Soil testing at home/lab / unusual methods

Discussion in 'Planting, growing, nurturing Plants' started by heftzwecke, Aug 26, 2015.

  1. heftzwecke

    heftzwecke Junior Member

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    We have a terrible soil which is fill. For this reason I do sheet mulching with whatever I find. That means that my soil is probably way out of balance. I think testing would be a great idea. BUt as said I sheet mulch with whatever I find so every spot is different. I would like to know about the main nutritients in the soil but as well salt, minerals or if there is something nasty.
    Are there any testing kits (not those you can make 25 tests I think of testing continuously) which I can use on a constant basis? Using a lab is quite expensive if you want to get a good overview of different spots. Are there some unusual ways of testing your soils? We are in the Blue Mountains.
    Both Steve Solomon and Phil Nauta tell that testing is crucial.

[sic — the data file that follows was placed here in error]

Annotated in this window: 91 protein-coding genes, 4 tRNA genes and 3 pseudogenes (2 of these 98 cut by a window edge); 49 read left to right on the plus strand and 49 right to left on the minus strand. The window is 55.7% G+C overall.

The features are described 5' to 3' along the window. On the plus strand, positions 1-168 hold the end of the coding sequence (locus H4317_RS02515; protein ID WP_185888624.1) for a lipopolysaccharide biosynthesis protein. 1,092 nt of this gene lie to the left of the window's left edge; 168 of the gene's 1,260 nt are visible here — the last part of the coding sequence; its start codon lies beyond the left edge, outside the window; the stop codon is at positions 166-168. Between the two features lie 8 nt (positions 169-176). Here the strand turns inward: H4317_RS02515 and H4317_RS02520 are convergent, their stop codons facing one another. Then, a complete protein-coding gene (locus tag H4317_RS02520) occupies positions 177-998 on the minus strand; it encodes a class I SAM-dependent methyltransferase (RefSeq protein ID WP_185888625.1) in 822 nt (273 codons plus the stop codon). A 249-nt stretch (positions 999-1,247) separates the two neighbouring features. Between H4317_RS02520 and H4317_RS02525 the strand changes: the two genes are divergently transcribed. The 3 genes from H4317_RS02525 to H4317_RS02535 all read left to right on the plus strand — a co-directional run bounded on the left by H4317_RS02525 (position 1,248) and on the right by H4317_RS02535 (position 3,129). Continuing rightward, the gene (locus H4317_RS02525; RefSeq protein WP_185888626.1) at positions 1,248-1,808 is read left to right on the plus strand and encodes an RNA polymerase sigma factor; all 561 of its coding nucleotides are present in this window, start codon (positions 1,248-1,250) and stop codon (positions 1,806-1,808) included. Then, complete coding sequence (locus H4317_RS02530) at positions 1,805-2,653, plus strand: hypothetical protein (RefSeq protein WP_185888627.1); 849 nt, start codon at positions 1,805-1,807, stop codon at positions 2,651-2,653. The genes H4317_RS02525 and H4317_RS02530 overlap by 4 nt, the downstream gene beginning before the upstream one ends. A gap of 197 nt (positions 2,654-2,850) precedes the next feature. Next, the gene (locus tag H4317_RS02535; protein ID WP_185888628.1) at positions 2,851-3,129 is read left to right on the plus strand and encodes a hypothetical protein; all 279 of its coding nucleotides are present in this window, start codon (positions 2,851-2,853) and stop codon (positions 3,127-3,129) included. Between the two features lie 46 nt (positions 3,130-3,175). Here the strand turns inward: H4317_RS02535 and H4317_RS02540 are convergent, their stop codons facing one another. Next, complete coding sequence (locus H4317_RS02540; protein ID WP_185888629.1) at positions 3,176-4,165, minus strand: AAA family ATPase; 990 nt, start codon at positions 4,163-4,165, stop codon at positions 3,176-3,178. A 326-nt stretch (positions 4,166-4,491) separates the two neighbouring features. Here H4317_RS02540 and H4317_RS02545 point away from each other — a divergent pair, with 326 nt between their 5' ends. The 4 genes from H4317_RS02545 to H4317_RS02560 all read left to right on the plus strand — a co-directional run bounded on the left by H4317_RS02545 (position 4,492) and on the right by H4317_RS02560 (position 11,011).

2. Raymondo

    Raymondo Junior Member

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    Apart from the usual pH kits that are available everywhere, you can also find NPK kits. I think Diggers carry them for example. Soil labs test for a specific suite of things, not for everything. If you suspect something nasty you would probably need to have some idea of what it is and find a lab that is able to test for that specific thing.
     
  3. heftzwecke

    heftzwecke Junior Member

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    True and are these NPK kits worthwhile? YOu get them at ebay and everywhere.
     
  4. songbird

    songbird Senior Member

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    one way to find out (fairly cheap to do also) is to take a few pots of soil and germinate some fast growing plants and see if anything looks wrong. you can do three pots (one the control), amend one with a little agricultural lime and the other with some sulphur, then observe... usually this will show you which direction your pH is and if any amendments would help.

    most people who bring in fill are hauling it from areas being excavated so contamination isn't usually a problem. is there some reason to suspect the fill you got was contaminated? is the area an old dump site? or?

    one thing that might give some clues would be to dig a shallow well and then take water samples and have them tested, if those show problems then you can go from there in deciding what you want to do (isolate the gardens from the subsoil and do raised bed gardens or even abandon the site entirely).
     

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